SUMMA 2023 Opens at McMaster Museum of Art

McMaster Museum of Art is pleased to present Where We Intersect: Identities, Environments, Activisms, the graduating exhibition for the McMaster University BFA class of 2023.

SUMMA 2023
Where We Intersect: Identities, Environments, Activisms

April 6 – 28, 2022
Curated by Mosa McNeilly

Artists: Lano Aluko, Mariana Ardila Ossot, Ariella Boltinsky, Wren Breeze, Raechell Brory, Tanisha Bryan, Ben Cumming, Tristyna Gayle, Eden Griffin, Gabriella Gyorgypal, Pauline Halsey, Linah Hegazi, Olivia Maletic, Breezy Nepitali, Jessica Nguyen, Kenzie Robichaud, Sean Ross, Joseph Soldo Mirkhai, Amy Trakalo, Faith Wilson, Nadia Woodside

Where We Intersect: Identities, Environments, Activisms is a group exhibition featuring the work of graduating Studio Art students in the School of the Arts at McMaster University. The exhibition represents a diversity of artistic and thematic explorations from a compelling cohort of undergraduate students.

The title of the exhibition speaks to a collective impetus to find points of connection within a heterogeneity of approaches, perspectives, identities, and motivations. The spectrum of expressions is indicative of a group of emerging artists wrestling with making sense of a contemporary moment defined by a global pandemic, by senseless violence, astonishing waste, environmental devastation, and existential angst.

Through making art they strive to make meaning for themselves, while offering to their audience a portrait of a particular generation. Their works convey a sober yet hopeful collective inquiry into cultivating resilience in turbulent times.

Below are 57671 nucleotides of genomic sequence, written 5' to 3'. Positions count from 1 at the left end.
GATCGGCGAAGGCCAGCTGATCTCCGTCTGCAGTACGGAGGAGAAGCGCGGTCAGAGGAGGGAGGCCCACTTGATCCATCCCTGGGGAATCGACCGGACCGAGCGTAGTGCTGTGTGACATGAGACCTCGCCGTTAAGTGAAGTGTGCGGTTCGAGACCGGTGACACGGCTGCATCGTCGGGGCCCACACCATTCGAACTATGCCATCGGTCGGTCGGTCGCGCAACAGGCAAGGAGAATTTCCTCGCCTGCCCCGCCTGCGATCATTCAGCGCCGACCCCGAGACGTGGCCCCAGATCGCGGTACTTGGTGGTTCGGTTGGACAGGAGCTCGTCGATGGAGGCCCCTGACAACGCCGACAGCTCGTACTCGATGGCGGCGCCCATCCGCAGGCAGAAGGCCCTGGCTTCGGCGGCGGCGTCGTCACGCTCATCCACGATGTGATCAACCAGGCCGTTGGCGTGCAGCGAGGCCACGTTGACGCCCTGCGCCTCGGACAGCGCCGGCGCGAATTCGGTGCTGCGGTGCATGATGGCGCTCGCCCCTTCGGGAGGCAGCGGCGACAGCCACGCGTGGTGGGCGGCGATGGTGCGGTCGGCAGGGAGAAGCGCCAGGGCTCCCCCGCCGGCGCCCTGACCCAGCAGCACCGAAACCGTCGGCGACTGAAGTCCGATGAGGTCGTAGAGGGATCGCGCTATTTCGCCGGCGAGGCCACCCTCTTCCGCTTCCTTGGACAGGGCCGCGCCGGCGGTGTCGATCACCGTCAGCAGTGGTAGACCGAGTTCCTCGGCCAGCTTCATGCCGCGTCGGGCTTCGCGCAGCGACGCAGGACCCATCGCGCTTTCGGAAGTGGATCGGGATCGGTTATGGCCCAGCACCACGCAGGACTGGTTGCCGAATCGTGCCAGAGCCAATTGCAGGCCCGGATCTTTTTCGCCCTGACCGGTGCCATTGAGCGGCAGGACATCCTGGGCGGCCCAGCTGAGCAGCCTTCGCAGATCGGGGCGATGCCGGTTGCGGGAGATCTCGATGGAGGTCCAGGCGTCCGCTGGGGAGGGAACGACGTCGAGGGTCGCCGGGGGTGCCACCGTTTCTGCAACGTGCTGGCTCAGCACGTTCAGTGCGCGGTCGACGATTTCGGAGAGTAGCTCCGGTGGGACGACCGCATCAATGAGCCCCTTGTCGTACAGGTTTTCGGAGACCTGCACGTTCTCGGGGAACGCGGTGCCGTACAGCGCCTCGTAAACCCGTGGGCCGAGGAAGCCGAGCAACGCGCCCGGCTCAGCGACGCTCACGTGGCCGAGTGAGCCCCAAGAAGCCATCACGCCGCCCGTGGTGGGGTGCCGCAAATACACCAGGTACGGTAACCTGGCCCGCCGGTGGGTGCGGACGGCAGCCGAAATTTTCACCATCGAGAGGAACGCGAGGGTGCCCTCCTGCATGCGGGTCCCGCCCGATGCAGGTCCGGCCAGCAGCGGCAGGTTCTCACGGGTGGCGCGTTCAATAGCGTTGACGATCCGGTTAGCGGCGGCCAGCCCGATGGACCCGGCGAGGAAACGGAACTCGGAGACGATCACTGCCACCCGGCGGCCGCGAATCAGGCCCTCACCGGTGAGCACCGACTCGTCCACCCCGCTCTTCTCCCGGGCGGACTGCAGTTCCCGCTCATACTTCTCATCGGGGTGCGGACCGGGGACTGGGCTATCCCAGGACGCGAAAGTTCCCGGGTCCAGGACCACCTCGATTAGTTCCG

Opening Reception: Thursday, April 6th, 5-7 PM
Artist Talk: Wednesday, April 12th, 2:30 PM


Mosa McNeilly sees her work as part of a canon of Black women artists, scholars, activists, and spiritual practitioners concerned with social justice, cultural reclamation, and freedom. Working through art, performance, and ritual practices, Mosa investigates themes of Middle Passage memory and memorialization. Centring the Black female subject, and employing hybrid Yoruba, Adinkra, and Vodou iconographies, she brings encaustic, assemblage, and installation into conversation with clown, movement, and voice.

In her arts education practice, Mosa has delivered hundreds of projects and performances reaching thousands of learners. With a focus on serving Black children, she seeks to foster African cultural literacy, cultivate Black agency, and nurture Black self-love. In her spiritual and wellness work, as an initiated Sacred Leader, Mosa raises awareness about anti-Black racism and curates spaces for Black healing. As a mentor and Elder in the Black community, she is called on to offer guidance to Black youth and young adults.


The McMaster Museum of Art is a meeting space for both the University campus and the community situated within the traditional territories of the Mississauga and the Haudenosaunee nations. The M(M)A engages and inspires through arts presentation and promotion, as well as by: growing an awareness of the interconnectivity of the past, present and future; advancing de-colonization; engaging in innovative and imaginative research; dismantling institutional and ideological boundaries; partnering and collaborating with intentionality; diversifying the collection; and building capacity.

McMaster Museum of Art
1280 Main St W
Hamilton, ON
L8S 4L6

Website | Instagram | Twitter | Facebook

Museum Hours:
Tuesday: 11am-5pm
Wednesday: 11am-5pm
Thursday: 11am-7pm
Friday: 11am-5pm
Saturday – Monday: Closed

Admission is FREE and appointments are not required.

For more information please contact:
Liana Shaw
Communications Officer, McMaster Museum of Art
(905) 525-9140 x 27574

McMaster Museum of Art logo